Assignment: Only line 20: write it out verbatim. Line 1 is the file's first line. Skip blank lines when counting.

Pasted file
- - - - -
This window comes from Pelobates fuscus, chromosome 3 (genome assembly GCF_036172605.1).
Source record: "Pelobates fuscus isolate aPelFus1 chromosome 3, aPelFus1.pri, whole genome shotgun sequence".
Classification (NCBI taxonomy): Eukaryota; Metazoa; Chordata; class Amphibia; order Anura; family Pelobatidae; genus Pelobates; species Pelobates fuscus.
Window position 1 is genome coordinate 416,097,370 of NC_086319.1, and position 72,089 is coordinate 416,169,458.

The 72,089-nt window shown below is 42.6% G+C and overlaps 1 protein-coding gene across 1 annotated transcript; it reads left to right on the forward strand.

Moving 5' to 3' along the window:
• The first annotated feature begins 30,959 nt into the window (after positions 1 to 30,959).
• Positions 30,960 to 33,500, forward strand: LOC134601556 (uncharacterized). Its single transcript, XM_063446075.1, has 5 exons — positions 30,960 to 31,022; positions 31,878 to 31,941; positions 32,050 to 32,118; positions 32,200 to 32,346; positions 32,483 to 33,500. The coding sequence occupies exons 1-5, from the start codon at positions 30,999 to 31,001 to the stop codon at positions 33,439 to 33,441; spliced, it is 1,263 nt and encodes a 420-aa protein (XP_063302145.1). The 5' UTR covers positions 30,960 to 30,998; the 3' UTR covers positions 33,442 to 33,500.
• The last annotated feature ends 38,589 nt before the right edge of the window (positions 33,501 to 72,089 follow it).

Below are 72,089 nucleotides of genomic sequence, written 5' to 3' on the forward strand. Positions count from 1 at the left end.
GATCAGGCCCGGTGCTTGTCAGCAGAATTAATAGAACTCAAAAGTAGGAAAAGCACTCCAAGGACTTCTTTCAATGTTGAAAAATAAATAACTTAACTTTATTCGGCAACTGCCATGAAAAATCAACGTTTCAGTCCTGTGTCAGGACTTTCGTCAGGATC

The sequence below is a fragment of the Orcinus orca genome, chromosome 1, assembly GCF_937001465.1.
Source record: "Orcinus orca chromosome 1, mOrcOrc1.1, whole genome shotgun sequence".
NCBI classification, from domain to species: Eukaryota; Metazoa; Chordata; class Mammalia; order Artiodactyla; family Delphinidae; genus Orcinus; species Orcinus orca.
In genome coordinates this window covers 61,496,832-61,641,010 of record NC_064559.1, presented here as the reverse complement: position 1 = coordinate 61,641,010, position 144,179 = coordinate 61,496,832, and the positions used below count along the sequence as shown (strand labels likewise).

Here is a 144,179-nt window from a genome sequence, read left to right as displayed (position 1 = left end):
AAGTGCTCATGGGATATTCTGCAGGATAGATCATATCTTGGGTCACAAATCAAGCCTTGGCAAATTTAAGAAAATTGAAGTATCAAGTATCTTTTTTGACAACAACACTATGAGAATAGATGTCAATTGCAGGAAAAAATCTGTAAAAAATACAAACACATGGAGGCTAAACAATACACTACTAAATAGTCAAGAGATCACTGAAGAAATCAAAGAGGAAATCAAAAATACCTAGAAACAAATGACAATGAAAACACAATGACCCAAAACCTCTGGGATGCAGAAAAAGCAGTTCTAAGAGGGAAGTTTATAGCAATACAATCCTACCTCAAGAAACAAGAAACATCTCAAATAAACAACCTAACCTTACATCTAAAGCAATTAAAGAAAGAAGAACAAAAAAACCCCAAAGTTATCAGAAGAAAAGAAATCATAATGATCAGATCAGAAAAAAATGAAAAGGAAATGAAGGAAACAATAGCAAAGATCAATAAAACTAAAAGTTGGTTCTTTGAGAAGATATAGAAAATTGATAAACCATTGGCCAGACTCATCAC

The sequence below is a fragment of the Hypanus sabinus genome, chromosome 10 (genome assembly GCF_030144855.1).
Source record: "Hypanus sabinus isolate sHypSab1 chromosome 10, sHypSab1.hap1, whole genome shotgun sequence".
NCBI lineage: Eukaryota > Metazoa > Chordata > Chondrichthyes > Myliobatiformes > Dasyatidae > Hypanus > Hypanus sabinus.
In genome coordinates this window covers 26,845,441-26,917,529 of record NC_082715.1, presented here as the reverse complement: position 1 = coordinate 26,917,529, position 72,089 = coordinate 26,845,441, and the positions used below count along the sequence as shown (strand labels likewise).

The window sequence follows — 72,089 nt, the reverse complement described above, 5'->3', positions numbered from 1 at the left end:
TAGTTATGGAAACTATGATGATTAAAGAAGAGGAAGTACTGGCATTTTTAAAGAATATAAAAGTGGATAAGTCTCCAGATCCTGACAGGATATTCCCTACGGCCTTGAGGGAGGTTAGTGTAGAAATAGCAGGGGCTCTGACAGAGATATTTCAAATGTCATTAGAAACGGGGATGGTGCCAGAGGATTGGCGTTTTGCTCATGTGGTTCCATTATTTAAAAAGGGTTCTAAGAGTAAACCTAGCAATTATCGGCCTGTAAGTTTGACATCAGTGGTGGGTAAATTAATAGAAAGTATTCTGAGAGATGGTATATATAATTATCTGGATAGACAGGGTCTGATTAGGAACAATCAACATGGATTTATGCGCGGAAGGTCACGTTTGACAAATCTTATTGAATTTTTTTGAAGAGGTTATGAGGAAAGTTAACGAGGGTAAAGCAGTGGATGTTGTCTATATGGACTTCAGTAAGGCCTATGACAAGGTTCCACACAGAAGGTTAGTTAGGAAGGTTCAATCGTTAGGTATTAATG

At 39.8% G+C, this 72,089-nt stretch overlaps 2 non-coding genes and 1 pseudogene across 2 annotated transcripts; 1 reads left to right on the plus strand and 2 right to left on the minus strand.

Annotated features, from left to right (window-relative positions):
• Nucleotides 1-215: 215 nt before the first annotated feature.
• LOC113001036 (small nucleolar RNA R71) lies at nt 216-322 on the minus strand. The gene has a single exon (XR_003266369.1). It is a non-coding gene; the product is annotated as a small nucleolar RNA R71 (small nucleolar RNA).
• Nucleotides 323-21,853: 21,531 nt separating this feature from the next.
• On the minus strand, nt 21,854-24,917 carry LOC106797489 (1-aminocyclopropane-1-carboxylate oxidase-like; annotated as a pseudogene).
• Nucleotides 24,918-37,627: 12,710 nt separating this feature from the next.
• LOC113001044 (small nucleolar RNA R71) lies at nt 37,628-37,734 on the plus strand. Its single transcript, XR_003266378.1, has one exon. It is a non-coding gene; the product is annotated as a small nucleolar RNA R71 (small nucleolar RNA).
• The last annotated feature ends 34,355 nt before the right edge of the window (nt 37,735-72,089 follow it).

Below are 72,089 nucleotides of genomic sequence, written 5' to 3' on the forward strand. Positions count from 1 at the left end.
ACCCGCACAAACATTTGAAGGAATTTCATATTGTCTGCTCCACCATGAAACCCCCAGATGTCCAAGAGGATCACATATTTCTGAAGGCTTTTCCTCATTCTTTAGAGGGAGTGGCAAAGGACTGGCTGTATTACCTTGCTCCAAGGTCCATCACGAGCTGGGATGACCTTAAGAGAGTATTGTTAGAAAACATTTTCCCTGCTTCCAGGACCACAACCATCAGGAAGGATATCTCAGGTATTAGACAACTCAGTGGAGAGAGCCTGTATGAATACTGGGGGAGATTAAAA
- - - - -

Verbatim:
NCBI lineage: Eukaryota > Metazoa > Chordata > Chondrichthyes > Myliobatiformes > Dasyatidae > Hypanus > Hypanus sabinus.